If you’ve been scrolling through Instagram lately you will have probably seen a wellness guru or two juicing up a big bunch of celery first thing in the morning. Celery is popping up everywhere at the moment as the latest ‘cure-all’ trick to get your health back on track. But what is the hype surrounding celery juice and is there any evidence backing the wonder status it has been given?
Celery (like all vegetables) is good for us. It’s full of antioxidants, flavonoids and minerals. While vegetables aren’t quite as glamorous as other members of the super food world, they are without a doubt the most important aspect of our diets. Australian’s are currently way off meeting their daily requirements for 5 serves a day. I am all for people finding new ways to up their veggie intake, but I do think it’s important to clear up a few little misconceptions about this whole celery juice thing.
First of all, there is very limited scientific evidence to show that juicing is any better than eating whole foods, where as countless studies show that eating whole foods is most beneficial. When you eat whole vegetables and fruits over juice you’re getting the added benefit of the fibre, which not only helps move food through your system, but also helps feed the good bacteria in your gut. You don’t just have to juice it to get the health benefits – there is actually more benefits to the whole celery. So why not enjoy it with some home made hummus or blend it up in a smoothie as well?
I’ve read a lot of claims about celery juice for weight loss. Alot of people are recommending it as a breakfast substitute. Celery juice is by no means a suitable meal replacement. It lacks a good balance of all essential macronutrients and micronutrients. Our bodies need a balance of the macronutrients (carbohydrates, proteins and fats) for us to function optimally. None of these macronutrients are found in adequate amounts celery juice. You can have the celery juice, but remember this does not count as breakfast. Make sure you having something balanced (ideal containing protein) afterwards so you’ve plenty of energy to seize the rest of the day.
One of the best aspects of the celery juice challenge is that it encourages people to hydrate first thing in the morning, which so many people don’t do. There is lots of information being thrown around regarding the bowel cleansing benefits of celery. While some studies have shown celery to have both diuretic (water excreting) and cholagogue (bile promoting) properties that may assist this process. I believe the main reason people are noticing an increase in output is purely due to the fact they are sufficiently hydrating in the morning. Constipation is something I see all the time in clinic and along with a lack of chewing and stress, poor hydration is one of the biggest contributing factors to this.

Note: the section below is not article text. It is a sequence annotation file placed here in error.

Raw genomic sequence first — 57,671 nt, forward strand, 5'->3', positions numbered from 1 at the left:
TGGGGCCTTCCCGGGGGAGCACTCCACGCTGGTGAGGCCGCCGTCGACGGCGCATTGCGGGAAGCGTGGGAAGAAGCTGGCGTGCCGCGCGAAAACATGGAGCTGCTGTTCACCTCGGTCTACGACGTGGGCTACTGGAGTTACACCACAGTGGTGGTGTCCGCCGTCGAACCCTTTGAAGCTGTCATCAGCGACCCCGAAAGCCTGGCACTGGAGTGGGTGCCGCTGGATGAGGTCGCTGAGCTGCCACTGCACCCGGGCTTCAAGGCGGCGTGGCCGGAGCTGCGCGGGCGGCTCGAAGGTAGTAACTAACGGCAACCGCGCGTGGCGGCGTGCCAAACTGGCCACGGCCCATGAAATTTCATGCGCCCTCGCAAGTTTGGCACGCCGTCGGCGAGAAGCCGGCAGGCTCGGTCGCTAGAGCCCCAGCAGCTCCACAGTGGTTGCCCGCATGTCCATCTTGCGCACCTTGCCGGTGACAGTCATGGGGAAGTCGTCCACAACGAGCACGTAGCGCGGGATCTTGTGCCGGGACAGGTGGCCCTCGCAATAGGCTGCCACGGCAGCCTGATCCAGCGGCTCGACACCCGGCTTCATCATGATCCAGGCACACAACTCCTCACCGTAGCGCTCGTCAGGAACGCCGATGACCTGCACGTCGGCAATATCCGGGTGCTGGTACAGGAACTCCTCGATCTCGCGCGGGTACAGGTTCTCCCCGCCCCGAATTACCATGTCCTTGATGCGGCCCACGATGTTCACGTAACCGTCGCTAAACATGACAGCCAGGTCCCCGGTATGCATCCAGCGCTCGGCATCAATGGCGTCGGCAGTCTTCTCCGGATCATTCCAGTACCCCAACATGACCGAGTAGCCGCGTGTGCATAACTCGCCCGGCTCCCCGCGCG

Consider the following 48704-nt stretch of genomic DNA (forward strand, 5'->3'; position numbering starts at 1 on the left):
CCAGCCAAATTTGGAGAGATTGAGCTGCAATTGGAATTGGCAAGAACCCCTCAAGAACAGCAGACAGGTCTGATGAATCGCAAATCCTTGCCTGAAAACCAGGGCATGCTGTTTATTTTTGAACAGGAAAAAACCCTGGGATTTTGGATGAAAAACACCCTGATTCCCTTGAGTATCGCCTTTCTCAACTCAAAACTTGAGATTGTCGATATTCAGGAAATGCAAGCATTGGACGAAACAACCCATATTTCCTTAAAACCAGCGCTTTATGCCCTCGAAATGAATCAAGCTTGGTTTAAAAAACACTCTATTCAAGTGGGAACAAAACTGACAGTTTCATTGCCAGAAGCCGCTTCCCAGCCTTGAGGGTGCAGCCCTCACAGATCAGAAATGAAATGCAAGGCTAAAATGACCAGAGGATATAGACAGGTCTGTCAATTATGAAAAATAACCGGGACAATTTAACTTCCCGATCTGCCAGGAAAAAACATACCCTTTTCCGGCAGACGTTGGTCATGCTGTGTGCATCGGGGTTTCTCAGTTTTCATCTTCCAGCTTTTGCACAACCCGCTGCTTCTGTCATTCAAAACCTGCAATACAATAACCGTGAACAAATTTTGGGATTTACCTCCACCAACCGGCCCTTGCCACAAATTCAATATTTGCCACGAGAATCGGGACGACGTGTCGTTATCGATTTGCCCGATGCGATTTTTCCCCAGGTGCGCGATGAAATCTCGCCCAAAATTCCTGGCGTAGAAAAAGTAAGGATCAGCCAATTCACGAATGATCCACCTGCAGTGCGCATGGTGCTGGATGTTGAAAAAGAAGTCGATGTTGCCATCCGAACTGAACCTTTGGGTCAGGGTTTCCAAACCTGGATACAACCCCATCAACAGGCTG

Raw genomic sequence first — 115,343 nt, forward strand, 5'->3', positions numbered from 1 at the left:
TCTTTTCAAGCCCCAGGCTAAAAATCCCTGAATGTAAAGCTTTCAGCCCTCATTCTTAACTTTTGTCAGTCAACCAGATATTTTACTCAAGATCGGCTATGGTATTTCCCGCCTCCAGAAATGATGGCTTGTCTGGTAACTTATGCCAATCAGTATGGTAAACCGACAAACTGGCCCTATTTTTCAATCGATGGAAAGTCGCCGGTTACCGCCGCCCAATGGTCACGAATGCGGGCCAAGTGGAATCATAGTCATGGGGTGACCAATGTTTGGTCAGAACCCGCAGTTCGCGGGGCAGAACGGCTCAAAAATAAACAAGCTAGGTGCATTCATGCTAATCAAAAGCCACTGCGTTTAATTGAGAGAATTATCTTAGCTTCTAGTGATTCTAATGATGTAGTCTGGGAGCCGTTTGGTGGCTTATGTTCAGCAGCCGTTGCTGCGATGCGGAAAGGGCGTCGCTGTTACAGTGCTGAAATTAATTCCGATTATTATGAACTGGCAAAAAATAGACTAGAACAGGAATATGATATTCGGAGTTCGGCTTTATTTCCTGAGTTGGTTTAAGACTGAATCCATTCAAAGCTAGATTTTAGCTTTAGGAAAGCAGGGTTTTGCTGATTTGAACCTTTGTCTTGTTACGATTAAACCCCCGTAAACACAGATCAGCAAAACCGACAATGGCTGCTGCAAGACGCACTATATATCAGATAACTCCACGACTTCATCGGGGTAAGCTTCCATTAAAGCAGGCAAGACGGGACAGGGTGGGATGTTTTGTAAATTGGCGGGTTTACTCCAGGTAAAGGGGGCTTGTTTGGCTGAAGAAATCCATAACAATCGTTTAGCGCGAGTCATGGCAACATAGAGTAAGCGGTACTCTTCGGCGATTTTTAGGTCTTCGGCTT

One thing I do need to stress, is that celery is one of the most highly sprayed vegetable crops. By all means include celery juice in your diet, but please make sure you go organic to avoid excess consumption of nasty pesticides which will counteract all the detoxifying effects of celery.
To conclude my celery rant, I think the misconception is that once again there is one ‘thing’ that cures all…one vegetable, one powder or one supplement that is the answer to ultimate health. Unfortunately, there is no magic bullet. Health is so much more than juice. Yes, celery has beneficial health properties and can be part of a great, well balanced diet, but it is not the be all and end all.
You can’t out-juice a bad diet and an unhealthy lifestyle. So drink the (organic) celery juice if you wish, but don’t forget about all the other wonderful vegetables and ways to include them. Our bodies thrive off diversity.
This article originally appeared on www.wholefoodhealing.com.au and was re-published here with permission.